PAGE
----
Following a season-opening loss to Huron, the Mitchell High School girls basketball team shook off any early-season rust, mounted two comebacks and came away with a pair of wins on its two-game road trip in Rapid City.
The Kernels used a 19-0 run to erase a double-digit lead to top Rapid City Central, 48-41, and then a day later had a 30-point second quarter to take control of a 70-52 win over Rapid City Stevens, which scored the game’s first eight points.
In the wins, coach Cole Knippling felt Mitchell found its identity. Compared to last year, when it took nearly half of the season for the new-look Kernels to truly find their identity, the senior-led squad comes out of Christmas break with a proven game plan.
The Kernels established an inside presence to set up an inside-out game on offense, while defensively, they effectively switched from man-to-man to a zone defense overnight with no drop-off in production. In other words, Mitchell executed its game plan, even when it fell behind.
“I was happy in terms of the ability to preserve. The way we did it was pretty nice,” Knippling said. “… It was nice to see us have some toughness mentally and be able to battle back when things weren’t going well.”
Mitchell doesn’t want slow starts and turnovers to be a constant theme this year, though. It’s played from behind in all three games, while committing 45 turnovers in its two wins. Knippling said having the right mindset before games could help it start faster. Still, the Kernels are 2-1 and had a chance to take down Huron, despite having “a lot of growing to do.”
Now with a pair of out-of-state teams heading to the Corn Palace on Tuesday and Wednesday in Campbell County (Wyo.) and Thunder Basin (Wyo.), respectively, those areas of improvement will be highlighted.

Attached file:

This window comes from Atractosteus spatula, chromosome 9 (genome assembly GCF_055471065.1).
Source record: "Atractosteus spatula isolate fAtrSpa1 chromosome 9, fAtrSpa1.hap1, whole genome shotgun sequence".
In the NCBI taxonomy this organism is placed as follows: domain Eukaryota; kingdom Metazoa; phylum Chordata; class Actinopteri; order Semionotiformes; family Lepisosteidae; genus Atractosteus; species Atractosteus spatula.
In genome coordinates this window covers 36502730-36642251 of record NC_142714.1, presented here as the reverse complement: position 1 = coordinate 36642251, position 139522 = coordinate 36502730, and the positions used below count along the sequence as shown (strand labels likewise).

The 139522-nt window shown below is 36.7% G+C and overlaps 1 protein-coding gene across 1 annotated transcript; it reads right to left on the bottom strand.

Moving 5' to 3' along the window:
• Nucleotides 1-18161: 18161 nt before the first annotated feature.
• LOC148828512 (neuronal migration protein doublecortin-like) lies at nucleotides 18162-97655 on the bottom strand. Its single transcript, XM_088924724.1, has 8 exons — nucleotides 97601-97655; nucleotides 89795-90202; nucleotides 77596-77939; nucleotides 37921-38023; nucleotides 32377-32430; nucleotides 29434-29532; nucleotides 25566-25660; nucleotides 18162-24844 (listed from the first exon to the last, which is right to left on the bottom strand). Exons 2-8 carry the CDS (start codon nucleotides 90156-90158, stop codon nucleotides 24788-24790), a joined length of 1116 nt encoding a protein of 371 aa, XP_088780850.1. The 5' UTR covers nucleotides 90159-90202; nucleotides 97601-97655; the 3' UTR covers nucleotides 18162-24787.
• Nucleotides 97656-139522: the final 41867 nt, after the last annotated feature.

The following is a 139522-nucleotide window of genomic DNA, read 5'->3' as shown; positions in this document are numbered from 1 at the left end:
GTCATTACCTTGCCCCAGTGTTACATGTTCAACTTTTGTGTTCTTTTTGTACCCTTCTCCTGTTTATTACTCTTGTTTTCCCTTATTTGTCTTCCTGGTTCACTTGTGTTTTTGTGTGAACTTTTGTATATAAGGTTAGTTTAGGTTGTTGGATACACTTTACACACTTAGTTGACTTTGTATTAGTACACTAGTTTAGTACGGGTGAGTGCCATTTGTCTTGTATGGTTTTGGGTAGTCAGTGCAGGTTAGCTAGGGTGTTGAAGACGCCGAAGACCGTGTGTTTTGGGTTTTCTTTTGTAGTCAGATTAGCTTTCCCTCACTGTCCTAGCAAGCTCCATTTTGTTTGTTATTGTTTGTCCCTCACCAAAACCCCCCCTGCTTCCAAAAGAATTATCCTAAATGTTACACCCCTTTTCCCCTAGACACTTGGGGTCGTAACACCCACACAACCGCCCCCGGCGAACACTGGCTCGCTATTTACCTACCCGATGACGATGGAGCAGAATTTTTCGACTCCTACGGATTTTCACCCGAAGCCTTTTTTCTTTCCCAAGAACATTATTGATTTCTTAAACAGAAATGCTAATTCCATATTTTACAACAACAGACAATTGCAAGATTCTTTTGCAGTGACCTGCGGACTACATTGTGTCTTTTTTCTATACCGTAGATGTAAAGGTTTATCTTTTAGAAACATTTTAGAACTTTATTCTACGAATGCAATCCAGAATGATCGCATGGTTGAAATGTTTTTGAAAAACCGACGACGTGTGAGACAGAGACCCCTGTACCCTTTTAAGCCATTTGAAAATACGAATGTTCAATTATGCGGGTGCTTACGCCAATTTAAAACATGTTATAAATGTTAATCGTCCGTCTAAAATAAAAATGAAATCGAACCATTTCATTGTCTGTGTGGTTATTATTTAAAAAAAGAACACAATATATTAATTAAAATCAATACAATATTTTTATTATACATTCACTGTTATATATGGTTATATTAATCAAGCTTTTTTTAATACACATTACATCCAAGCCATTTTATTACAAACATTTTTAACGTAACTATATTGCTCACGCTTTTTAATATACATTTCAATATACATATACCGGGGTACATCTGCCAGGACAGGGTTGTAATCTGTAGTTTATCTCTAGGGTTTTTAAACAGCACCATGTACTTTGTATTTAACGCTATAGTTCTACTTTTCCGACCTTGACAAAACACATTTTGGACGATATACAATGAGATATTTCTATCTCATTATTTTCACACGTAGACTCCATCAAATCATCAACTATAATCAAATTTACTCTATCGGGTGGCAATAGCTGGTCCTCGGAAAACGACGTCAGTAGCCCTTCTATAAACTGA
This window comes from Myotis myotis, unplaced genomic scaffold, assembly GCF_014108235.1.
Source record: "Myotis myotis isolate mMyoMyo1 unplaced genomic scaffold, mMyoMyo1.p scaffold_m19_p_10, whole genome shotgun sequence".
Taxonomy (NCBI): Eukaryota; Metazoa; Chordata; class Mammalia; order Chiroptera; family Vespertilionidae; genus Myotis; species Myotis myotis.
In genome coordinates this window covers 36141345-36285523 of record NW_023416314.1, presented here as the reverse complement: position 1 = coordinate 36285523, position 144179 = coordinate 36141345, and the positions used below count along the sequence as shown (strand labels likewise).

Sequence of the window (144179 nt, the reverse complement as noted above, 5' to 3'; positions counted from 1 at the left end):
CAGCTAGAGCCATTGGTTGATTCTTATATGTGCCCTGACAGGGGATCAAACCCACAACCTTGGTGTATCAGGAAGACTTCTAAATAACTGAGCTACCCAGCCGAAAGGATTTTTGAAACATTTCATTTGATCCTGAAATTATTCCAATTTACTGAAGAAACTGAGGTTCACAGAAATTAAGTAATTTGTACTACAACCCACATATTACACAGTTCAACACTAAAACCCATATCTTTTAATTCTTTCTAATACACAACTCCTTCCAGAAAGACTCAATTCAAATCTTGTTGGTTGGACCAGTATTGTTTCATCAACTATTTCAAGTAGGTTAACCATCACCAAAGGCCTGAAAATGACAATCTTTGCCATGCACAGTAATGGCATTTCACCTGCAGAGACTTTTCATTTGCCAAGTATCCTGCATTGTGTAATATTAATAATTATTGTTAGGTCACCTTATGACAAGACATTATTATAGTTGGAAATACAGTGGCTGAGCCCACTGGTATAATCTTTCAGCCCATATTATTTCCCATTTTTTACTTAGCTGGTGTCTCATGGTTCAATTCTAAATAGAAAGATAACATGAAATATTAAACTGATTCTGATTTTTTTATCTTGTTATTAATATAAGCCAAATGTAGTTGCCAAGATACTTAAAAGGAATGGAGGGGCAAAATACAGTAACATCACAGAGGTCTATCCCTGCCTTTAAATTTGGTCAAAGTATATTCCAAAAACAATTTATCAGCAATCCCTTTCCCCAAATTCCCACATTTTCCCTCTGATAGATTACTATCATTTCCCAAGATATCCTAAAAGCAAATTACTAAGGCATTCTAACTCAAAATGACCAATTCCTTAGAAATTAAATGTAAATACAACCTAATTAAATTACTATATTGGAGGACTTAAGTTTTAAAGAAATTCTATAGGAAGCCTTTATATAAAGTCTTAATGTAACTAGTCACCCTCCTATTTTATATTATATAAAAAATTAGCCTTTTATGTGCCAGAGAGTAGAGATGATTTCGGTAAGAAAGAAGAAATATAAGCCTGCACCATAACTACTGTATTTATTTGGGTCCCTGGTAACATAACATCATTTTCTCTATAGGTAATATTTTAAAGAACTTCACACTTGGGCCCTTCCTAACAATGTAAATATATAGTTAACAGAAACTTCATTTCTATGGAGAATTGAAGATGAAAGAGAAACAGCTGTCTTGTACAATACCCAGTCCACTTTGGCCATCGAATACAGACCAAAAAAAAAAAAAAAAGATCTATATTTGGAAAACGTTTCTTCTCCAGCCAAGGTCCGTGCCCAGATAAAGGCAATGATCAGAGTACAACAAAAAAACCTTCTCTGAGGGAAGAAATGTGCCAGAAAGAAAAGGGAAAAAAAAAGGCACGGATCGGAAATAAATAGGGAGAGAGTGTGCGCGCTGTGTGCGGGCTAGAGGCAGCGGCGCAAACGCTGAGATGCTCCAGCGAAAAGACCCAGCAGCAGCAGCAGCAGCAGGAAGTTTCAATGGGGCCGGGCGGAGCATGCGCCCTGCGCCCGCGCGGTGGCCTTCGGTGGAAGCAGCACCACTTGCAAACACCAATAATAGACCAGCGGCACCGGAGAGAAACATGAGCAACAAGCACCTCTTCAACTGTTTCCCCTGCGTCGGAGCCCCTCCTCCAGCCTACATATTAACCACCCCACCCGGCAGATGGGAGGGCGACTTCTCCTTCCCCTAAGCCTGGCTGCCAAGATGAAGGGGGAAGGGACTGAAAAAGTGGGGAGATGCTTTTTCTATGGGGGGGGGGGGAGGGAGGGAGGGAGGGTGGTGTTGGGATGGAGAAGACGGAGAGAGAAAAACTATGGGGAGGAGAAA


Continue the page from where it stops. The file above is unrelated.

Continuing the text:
Both teams are schematically different, though the goal is the same. Whether it’s Campbell County’s run-and-jump press, or Thunder Basin’s 1-2-2 trap press, they want to force turnovers and get out in transition. It’ll be a challenge for the experienced Kernel guards to maintain possession, but also not be forced to play at a faster tempo like against Huron.
“Both teams are going to make you work for 94 feet. And they both just run like crazy on offense, too,” Knippling said. “They really push the ball in transition and get easy buckets. I think the big thing for us is to handle that pressure and make them actually play some defense. They’re trying to make it a track meet.”
Knippling is excited for the challenge of a new opponent outside of the familiar Class AA, and it’ll be even more beneficial given these teams’ track records.
Campbell County has won the Wyoming Class 4A state championship in three of the last five years, placing third and second place the two years it didn’t win. In 2018-19, Thunder Basin won the Class 4A state title, while taking third in 2017-18. Both teams are 3-1 this year.
“You get to the point where you know every kid and everything they do around here. It’s kind of fun and unique to have a couple of new opponents come in,” Knippling said. “… I think it’s a good challenge for us. After that Rapid City weekend, the next question is: Can we keep building off of that?”